Oil – Plastic – Economy 06-12-2022 - Arhive

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Oil – Plastic – Economy

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-Europe cuts gas demand by a quarter to shed reliance on Russia

Countries have been finding alternative sources and making changes to curb demand

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EU countries cut gas demand by a quarter in November even as temperatures fell, in the latest evidence that the bloc is succeeding in reducing its reliance on Russian energy since Moscow’s full-scale invasion of Ukraine. Oil – Plastic – Economy

Provisional data from commodity analytics company ICIS showed gas demand in the EU was 24 per cent below the five-year average last month, following a similar fall in October.

European countries have been trying to pare back their reliance on Russian gas and oil by finding alternative sources or making changes to curb demand.

They have been helped by an unseasonably warm autumn, although in the past two weeks temperatures have dropped closer to normal levels.

In Germany and Italy, the EU’s two largest gas-consuming countries, demand fell 23 and 21 per cent respectively in November, ICIS found. In France and Spain it dropped more than a fifth and in the Netherlands by just over a third.

“Industry is proportionally driving the biggest reductions in gas consumption, and this is entirely the result of clear market pricing,” said Tom Marzec-Manser, lead European gas analyst at ICIS. The high gas price had “disincentivised” use, he added. In 2021, the EU imported 155bn cubic metres of natural gas from Russia, accounting for about 45 per cent of EU gas imports and close to 40 per cent of its total gas consumption.

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Europe has also imposed sweeping new restrictions on Russia’s oil exports to limit its use of that energy source too.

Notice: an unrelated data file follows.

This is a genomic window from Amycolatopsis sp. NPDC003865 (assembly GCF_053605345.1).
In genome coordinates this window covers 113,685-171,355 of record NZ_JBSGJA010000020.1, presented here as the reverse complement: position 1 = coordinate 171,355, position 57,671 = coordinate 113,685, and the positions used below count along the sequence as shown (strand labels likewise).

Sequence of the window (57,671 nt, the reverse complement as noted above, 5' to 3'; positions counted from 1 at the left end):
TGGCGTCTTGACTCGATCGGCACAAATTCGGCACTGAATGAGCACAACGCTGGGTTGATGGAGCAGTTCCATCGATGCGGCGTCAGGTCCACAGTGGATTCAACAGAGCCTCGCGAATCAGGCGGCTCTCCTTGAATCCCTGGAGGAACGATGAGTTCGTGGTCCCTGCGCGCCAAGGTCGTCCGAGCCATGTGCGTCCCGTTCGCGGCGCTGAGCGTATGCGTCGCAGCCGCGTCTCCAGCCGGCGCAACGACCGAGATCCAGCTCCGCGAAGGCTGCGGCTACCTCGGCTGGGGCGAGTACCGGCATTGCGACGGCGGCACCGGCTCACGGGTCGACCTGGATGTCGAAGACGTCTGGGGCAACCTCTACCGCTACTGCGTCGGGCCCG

The EU’s bar on seaborne Russian oil imports came into effect on Monday. G7 leaders, meanwhile, have agreed to launch a so-called price cap that aims to keep Russian oil flowing to countries such as India and China to avoid creating widespread shortages, but only if the crude is sold at less than $60 a barrel to crimp Moscow’s revenues.

Industry executives and analysts have warned, however, that without further declines in demand and more imports of LNG, gas shortages could persist for years in Europe.

“Demand will need to be lower than pre [Russia-Ukraine] war levels to get enough inventory” for next winter, said Alex Tuckett, head of economics at consultancy CRU Group. “The question is, how much demand reduction, and how painful it will be.”

The drop in demand meant gas storage facilities in the EU were at 95 per cent capacity in mid-November, according to industry body Gas Infrastructure Europe, close to an all-time high. Record inflows of LNG into the region also helped.

But colder weather in recent weeks has increased demand and storage facilities are now at about 93 per cent capacity. Oil – Plastic – Economy

At the same time, prices have risen. Dutch TTF gas futures, the benchmark European contract, are trading near €150 a megawatt hour, the highest in more than a month, but still only half the €300/MWh they briefly reached in August.

Higher gas prices are a burden on households and businesses, but they have enabled Europe to attract record volumes of LNG because of the premium it pays over other buyers.

ICIS data showed that Europe and the UK imported 11.14mn tonnes of LNG in November, a record monthly high, and are on course to receive 12.2mn tonnes in December.